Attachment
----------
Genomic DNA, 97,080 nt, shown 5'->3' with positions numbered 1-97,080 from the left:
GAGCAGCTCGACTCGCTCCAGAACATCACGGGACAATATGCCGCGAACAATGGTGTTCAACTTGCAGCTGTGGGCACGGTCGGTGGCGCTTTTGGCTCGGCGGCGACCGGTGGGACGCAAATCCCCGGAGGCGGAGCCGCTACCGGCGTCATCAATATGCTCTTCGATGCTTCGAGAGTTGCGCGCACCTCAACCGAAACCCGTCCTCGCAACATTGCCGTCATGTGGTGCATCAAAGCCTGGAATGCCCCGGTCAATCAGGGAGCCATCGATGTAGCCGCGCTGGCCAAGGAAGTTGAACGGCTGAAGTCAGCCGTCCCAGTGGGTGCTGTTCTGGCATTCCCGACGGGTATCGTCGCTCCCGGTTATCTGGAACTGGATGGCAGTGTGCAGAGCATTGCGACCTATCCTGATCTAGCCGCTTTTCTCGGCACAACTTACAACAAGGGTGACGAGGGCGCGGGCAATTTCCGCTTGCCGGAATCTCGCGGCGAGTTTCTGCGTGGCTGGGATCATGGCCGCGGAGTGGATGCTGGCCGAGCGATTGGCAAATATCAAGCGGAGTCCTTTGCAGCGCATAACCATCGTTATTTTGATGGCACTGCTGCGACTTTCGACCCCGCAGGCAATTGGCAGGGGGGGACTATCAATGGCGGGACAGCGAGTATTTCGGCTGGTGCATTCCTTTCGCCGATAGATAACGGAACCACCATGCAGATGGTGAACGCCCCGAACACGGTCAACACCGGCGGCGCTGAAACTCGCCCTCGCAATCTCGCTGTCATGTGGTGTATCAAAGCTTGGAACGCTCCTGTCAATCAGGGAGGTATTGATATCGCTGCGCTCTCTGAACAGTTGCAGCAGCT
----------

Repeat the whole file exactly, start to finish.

Genomic DNA, 97,080 nt, shown 5'->3' with positions numbered 1-97,080 from the left:
GAGCAGCTCGACTCGCTCCAGAACATCACGGGACAATATGCCGCGAACAATGGTGTTCAACTTGCAGCTGTGGGCACGGTCGGTGGCGCTTTTGGCTCGGCGGCGACCGGTGGGACGCAAATCCCCGGAGGCGGAGCCGCTACCGGCGTCATCAATATGCTCTTCGATGCTTCGAGAGTTGCGCGCACCTCAACCGAAACCCGTCCTCGCAACATTGCCGTCATGTGGTGCATCAAAGCCTGGAATGCCCCGGTCAATCAGGGAGCCATCGATGTAGCCGCGCTGGCCAAGGAAGTTGAACGGCTGAAGTCAGCCGTCCCAGTGGGTGCTGTTCTGGCATTCCCGACGGGTATCGTCGCTCCCGGTTATCTGGAACTGGATGGCAGTGTGCAGAGCATTGCGACCTATCCTGATCTAGCCGCTTTTCTCGGCACAACTTACAACAAGGGTGACGAGGGCGCGGGCAATTTCCGCTTGCCGGAATCTCGCGGCGAGTTTCTGCGTGGCTGGGATCATGGCCGCGGAGTGGATGCTGGCCGAGCGATTGGCAAATATCAAGCGGAGTCCTTTGCAGCGCATAACCATCGTTATTTTGATGGCACTGCTGCGACTTTCGACCCCGCAGGCAATTGGCAGGGGGGGACTATCAATGGCGGGACAGCGAGTATTTCGGCTGGTGCATTCCTTTCGCCGATAGATAACGGAACCACCATGCAGATGGTGAACGCCCCGAACACGGTCAACACCGGCGGCGCTGAAACTCGCCCTCGCAATCTCGCTGTCATGTGGTGTATCAAAGCTTGGAACGCTCCTGTCAATCAGGGAGGTATTGATATCGCTGCGCTCTCTGAACAGTTGCAGCAGCT